US public health officials and medical experts announced in a joint statement on Wednesday that booster doses of Covid-19 vaccine will be offered this fall, subject to authorization from the US Food and Drug Administration and sign off from the US Centers for Disease Control and Prevention.
“We are prepared to offer booster shots for all Americans beginning the week of September 20 and starting 8 months after an individual’s second dose,” US health officials, including CDC Director Dr. Rochelle Walensky and FDA Acting Commissioner Dr. Janet Woodcock, said in the statement.
“At that time, the individuals who were fully vaccinated earliest in the vaccination rollout, including many health care providers, nursing home residents, and other seniors, will likely be eligible for a booster. We would also begin efforts to deliver booster shots directly to residents of long-term care facilities at that time, given the distribution of vaccines to this population early in the vaccine rollout and the continued increased risk that COVID-19 poses to them,” the statement said.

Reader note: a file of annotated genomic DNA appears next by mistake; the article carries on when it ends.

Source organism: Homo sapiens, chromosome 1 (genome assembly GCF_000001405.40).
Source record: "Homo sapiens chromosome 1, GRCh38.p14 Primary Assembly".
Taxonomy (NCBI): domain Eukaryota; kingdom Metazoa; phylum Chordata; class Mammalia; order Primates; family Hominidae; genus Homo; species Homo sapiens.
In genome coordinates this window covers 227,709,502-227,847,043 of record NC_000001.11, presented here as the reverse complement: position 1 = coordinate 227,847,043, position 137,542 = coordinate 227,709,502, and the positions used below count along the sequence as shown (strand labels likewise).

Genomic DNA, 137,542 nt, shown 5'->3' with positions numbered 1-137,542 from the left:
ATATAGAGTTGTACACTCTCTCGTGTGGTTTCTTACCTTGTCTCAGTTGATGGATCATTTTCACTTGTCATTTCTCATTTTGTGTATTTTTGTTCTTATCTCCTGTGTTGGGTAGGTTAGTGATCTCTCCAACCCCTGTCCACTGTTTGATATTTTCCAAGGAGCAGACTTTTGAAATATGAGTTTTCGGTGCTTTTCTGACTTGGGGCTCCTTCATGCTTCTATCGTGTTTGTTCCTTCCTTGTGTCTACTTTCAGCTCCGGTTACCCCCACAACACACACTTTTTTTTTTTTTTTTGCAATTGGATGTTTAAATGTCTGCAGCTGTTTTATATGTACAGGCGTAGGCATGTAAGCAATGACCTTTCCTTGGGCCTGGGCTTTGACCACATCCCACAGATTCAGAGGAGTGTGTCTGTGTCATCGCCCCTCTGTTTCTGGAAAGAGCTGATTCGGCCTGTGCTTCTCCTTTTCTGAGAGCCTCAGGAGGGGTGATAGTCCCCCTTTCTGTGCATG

The officials write that the authorized Covid-19 vaccines are “remarkably effective in reducing risk of severe disease, hospitalization, and death, even against the widely circulating Delta variant,” but it’s clear that protection against the coronavirus begins to decrease over time.
The statement said “current protection against severe disease, hospitalization, and death could diminish in the months ahead, especially among those who are at higher risk or were vaccinated during the earlier phases of the vaccination rollout. For that reason, we conclude that a booster shot will be needed to maximize vaccine-induced protection and prolong its durability.”
While those initial booster doses will be for the Pfizer/BioNTech and Moderna vaccines, the officials noted in the statement that they anticipate booster shots will likely be needed for people who initially received the Johnson & Johnson vaccine. “Administration of the J&J vaccine did not begin in the U.S. until March 2021, and we expect more data on J&J in the next few weeks,” the statement said.
The officials ended the statement by noting that they continue to expand efforts to increase the supply of vaccines globally for other countries, “building further on the more than 600 million doses we have already committed to donate globally.”
Officials are expected to discuss the plan during an 11 a.m. ET White House Covid-19 briefing.
The statement was signed by Walensky, Woodcock, Surgeon General Dr. Vivek Murthy, National Institutes of Health Director Dr. Francis Collins, National Institute of Allergy and Infectious Diseases Director Dr. Anthony Fauci, Assistant Secretary for Health Dr. Rachel Levine, Chief Science Officer for the COVID Response Dr. David Kessler and Chair of the COVID Health Equity Task Force Dr. Marcella Nunez-Smith.